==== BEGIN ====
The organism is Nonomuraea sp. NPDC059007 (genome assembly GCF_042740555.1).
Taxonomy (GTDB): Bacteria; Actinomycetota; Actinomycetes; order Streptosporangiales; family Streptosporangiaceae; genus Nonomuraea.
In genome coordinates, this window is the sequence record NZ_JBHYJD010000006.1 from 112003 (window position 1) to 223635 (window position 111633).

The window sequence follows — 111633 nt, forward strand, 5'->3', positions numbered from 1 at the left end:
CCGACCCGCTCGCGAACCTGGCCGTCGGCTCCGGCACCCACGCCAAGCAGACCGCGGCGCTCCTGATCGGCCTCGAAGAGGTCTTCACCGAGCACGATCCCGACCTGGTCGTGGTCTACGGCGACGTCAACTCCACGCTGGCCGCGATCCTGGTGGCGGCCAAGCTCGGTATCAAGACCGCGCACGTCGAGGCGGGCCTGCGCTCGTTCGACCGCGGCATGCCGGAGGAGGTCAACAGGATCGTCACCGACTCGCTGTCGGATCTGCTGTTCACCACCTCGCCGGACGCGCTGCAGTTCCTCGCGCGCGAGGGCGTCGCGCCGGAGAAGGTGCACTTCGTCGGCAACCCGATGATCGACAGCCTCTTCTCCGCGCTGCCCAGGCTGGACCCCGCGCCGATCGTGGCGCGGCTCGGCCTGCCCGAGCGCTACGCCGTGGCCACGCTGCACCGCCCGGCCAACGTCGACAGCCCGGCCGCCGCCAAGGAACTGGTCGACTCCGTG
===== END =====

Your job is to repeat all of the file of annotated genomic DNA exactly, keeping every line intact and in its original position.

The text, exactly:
The organism is Nonomuraea sp. NPDC059007 (genome assembly GCF_042740555.1).
Taxonomy (GTDB): Bacteria; Actinomycetota; Actinomycetes; order Streptosporangiales; family Streptosporangiaceae; genus Nonomuraea.
In genome coordinates, this window is the sequence record NZ_JBHYJD010000006.1 from 112003 (window position 1) to 223635 (window position 111633).

The window sequence follows — 111633 nt, forward strand, 5'->3', positions numbered from 1 at the left end:
CCGACCCGCTCGCGAACCTGGCCGTCGGCTCCGGCACCCACGCCAAGCAGACCGCGGCGCTCCTGATCGGCCTCGAAGAGGTCTTCACCGAGCACGATCCCGACCTGGTCGTGGTCTACGGCGACGTCAACTCCACGCTGGCCGCGATCCTGGTGGCGGCCAAGCTCGGTATCAAGACCGCGCACGTCGAGGCGGGCCTGCGCTCGTTCGACCGCGGCATGCCGGAGGAGGTCAACAGGATCGTCACCGACTCGCTGTCGGATCTGCTGTTCACCACCTCGCCGGACGCGCTGCAGTTCCTCGCGCGCGAGGGCGTCGCGCCGGAGAAGGTGCACTTCGTCGGCAACCCGATGATCGACAGCCTCTTCTCCGCGCTGCCCAGGCTGGACCCCGCGCCGATCGTGGCGCGGCTCGGCCTGCCCGAGCGCTACGCCGTGGCCACGCTGCACCGCCCGGCCAACGTCGACAGCCCGGCCGCCGCCAAGGAACTGGTCGACTCCGTG